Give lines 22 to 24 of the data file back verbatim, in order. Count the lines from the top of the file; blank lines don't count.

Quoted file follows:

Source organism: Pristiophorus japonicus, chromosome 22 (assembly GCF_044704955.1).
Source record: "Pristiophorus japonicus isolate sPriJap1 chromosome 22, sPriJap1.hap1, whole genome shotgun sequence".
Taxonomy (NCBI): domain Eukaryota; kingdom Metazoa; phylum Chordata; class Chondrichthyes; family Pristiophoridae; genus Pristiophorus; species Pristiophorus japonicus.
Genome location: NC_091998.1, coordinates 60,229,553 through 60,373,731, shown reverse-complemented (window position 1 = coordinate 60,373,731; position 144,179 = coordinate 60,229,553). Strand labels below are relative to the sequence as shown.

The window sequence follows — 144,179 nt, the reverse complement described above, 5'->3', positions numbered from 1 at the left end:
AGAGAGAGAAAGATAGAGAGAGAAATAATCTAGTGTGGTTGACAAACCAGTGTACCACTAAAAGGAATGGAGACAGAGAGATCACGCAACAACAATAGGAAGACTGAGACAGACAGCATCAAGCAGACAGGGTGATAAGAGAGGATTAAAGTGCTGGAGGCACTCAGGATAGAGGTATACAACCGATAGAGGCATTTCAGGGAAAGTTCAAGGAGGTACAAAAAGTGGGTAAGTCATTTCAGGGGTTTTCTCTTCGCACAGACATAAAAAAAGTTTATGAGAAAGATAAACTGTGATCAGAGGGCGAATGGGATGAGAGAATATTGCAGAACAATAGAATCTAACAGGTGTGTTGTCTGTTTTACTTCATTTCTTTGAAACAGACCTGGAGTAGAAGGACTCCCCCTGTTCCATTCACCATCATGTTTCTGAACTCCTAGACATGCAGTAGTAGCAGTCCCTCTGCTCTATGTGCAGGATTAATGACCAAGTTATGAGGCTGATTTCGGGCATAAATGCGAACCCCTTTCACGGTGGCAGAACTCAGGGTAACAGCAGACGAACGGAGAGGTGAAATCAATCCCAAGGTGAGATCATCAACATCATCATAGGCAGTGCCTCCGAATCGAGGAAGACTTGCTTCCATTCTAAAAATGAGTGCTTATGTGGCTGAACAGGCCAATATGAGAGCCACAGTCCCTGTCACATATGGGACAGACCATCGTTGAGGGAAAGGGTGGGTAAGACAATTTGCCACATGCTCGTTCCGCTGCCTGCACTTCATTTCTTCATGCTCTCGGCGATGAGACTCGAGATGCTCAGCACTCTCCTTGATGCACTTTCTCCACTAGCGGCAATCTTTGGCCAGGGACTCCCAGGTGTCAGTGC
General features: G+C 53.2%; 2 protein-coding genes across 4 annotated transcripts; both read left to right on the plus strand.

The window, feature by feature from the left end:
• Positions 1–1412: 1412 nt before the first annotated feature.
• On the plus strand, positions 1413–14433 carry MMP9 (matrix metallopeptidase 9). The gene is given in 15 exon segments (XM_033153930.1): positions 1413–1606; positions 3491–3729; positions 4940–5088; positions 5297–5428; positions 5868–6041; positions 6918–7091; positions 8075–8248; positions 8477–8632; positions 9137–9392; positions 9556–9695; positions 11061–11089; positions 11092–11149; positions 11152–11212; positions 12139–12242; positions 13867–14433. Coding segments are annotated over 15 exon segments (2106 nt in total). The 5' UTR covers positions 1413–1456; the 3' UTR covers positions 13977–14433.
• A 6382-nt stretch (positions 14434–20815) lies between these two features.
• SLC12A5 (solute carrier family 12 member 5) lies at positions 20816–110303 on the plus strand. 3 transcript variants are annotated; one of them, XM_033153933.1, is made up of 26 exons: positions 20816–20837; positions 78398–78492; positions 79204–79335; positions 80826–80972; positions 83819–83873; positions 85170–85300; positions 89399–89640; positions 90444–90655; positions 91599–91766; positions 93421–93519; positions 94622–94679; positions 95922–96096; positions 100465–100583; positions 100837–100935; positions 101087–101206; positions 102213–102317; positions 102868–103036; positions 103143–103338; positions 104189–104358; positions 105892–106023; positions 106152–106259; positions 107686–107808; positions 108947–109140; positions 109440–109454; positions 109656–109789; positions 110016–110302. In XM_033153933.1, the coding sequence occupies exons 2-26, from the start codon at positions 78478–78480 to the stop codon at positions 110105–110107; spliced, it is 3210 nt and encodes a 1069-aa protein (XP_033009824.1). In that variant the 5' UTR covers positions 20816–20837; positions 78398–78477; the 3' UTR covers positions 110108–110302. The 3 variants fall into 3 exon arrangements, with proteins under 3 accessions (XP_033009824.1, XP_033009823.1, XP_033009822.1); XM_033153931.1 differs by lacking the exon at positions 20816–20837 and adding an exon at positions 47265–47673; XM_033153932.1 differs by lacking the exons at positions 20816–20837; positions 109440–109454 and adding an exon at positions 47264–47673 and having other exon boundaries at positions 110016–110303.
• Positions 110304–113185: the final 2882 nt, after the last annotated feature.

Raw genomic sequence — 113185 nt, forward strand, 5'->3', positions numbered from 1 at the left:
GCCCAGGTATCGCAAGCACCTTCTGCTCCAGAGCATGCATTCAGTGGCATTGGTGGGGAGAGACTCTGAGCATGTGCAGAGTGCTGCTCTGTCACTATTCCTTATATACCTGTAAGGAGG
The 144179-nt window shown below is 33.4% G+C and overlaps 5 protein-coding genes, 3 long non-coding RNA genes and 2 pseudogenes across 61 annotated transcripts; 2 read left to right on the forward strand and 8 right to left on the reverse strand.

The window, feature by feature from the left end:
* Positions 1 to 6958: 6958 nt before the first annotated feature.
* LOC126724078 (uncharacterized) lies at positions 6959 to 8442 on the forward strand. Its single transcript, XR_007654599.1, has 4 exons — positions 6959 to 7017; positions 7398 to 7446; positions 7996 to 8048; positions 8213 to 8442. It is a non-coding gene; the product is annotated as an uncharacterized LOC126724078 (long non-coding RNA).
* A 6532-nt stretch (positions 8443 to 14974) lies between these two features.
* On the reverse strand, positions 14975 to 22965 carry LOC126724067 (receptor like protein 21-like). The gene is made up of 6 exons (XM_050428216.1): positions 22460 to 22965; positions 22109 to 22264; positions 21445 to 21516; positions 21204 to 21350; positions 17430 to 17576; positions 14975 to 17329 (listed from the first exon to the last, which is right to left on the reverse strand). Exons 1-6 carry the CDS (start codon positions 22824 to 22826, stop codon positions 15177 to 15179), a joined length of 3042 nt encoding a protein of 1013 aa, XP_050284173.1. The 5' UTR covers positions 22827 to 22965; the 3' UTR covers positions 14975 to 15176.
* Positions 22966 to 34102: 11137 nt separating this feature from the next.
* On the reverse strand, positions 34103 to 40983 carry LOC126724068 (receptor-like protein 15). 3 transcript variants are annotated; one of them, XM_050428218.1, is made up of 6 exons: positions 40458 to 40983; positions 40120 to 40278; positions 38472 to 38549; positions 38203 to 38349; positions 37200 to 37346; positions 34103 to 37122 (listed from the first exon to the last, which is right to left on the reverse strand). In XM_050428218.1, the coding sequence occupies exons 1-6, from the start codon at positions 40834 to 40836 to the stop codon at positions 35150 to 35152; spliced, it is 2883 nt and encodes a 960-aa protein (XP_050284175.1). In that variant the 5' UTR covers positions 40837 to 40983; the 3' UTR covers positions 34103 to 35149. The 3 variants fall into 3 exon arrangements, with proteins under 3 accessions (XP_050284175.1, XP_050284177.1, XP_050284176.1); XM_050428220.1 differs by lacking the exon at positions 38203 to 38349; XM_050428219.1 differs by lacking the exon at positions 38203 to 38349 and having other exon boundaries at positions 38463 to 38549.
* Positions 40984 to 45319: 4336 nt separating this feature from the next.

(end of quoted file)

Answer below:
* Positions 22966 to 34102: 11137 nt separating this feature from the next.
* On the reverse strand, positions 34103 to 40983 carry LOC126724068 (receptor-like protein 15). 3 transcript variants are annotated; one of them, XM_050428218.1, is made up of 6 exons: positions 40458 to 40983; positions 40120 to 40278; positions 38472 to 38549; positions 38203 to 38349; positions 37200 to 37346; positions 34103 to 37122 (listed from the first exon to the last, which is right to left on the reverse strand). In XM_050428218.1, the coding sequence occupies exons 1-6, from the start codon at positions 40834 to 40836 to the stop codon at positions 35150 to 35152; spliced, it is 2883 nt and encodes a 960-aa protein (XP_050284175.1). In that variant the 5' UTR covers positions 40837 to 40983; the 3' UTR covers positions 34103 to 35149. The 3 variants fall into 3 exon arrangements, with proteins under 3 accessions (XP_050284175.1, XP_050284177.1, XP_050284176.1); XM_050428220.1 differs by lacking the exon at positions 38203 to 38349; XM_050428219.1 differs by lacking the exon at positions 38203 to 38349 and having other exon boundaries at positions 38463 to 38549.
* Positions 40984 to 45319: 4336 nt separating this feature from the next.